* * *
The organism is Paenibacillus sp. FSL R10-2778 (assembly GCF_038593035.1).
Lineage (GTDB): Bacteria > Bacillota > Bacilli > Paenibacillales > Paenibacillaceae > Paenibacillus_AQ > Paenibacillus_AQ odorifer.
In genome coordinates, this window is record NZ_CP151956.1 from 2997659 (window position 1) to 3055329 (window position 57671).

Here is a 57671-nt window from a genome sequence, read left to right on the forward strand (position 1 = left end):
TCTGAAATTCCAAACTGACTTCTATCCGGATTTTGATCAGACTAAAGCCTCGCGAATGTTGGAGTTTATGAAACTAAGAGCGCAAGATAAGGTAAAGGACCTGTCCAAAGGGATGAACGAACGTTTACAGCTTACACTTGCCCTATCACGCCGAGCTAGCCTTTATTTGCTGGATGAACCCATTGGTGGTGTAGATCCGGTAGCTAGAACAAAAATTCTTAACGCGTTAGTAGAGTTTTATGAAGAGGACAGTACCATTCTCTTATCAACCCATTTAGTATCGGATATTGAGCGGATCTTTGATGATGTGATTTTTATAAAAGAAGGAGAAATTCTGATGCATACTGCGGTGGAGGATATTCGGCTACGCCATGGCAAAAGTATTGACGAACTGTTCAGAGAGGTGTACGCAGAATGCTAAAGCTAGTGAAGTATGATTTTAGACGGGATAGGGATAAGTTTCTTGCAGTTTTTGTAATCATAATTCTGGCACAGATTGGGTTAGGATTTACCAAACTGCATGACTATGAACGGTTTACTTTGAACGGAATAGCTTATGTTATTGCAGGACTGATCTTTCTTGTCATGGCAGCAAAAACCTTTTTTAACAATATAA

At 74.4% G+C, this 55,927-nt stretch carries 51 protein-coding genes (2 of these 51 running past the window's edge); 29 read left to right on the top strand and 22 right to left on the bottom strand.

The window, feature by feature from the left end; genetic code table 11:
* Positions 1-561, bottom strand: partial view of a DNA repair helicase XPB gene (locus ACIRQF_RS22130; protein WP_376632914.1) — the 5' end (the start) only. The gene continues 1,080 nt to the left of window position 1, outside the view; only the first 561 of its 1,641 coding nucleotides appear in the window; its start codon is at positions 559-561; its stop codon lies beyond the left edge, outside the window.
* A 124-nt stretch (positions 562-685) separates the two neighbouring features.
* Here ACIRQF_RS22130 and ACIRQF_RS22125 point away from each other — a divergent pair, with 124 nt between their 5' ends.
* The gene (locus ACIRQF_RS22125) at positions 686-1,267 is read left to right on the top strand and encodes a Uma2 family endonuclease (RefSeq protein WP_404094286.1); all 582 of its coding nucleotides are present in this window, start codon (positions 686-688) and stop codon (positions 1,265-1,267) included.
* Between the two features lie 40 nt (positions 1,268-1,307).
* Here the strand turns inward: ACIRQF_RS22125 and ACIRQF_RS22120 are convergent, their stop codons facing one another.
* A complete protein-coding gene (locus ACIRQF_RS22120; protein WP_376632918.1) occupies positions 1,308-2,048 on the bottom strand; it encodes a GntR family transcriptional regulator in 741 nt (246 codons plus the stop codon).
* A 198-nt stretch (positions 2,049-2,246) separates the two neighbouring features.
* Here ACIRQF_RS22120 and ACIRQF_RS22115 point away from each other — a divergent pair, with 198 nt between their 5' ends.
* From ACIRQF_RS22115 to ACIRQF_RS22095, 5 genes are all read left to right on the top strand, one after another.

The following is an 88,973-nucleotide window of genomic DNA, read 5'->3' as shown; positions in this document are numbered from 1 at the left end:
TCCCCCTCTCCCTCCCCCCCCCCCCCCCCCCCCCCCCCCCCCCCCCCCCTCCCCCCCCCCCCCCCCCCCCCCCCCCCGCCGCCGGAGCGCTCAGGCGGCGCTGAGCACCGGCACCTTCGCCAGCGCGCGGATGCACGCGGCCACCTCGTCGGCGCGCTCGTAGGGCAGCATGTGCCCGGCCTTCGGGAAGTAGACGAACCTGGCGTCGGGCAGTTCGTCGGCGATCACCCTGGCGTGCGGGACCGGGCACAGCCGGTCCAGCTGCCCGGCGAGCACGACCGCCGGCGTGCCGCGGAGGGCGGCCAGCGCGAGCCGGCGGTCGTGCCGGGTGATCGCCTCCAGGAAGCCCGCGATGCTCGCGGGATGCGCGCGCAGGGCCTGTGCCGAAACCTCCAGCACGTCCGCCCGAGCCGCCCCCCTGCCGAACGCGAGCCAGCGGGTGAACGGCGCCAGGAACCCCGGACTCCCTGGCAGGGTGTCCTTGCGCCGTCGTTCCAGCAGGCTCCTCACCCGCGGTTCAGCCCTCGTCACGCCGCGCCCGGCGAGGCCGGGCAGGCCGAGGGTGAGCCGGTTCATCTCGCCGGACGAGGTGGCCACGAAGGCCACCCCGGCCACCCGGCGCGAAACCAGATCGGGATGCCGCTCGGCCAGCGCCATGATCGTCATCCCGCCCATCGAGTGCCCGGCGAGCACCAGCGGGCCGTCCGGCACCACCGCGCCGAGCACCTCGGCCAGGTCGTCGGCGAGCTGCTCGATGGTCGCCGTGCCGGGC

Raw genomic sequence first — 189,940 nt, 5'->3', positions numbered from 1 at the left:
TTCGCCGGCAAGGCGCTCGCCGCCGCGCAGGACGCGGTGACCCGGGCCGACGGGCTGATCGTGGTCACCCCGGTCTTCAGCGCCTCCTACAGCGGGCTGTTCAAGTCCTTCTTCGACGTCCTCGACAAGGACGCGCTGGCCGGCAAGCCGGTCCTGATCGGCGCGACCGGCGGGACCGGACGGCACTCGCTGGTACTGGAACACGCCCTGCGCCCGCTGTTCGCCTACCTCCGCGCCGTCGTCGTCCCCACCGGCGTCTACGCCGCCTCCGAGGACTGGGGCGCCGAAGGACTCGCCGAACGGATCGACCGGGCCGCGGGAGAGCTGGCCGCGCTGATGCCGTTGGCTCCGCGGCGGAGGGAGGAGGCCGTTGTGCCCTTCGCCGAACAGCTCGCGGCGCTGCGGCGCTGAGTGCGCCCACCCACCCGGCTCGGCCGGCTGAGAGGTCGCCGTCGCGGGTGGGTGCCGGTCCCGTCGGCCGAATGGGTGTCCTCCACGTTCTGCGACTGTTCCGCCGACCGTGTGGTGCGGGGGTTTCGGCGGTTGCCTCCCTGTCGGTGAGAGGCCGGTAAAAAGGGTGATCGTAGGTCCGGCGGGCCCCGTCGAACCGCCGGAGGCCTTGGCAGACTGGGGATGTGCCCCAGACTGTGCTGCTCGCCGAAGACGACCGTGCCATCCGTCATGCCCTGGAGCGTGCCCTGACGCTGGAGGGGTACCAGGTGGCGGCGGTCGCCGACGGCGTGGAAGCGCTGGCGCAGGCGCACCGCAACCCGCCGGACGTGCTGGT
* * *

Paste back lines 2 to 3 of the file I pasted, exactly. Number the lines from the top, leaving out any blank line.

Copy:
Lineage (GTDB): Bacteria > Bacillota > Bacilli > Paenibacillales > Paenibacillaceae > Paenibacillus_AQ > Paenibacillus_AQ odorifer.
In genome coordinates, this window is record NZ_CP151956.1 from 2997659 (window position 1) to 3055329 (window position 57671).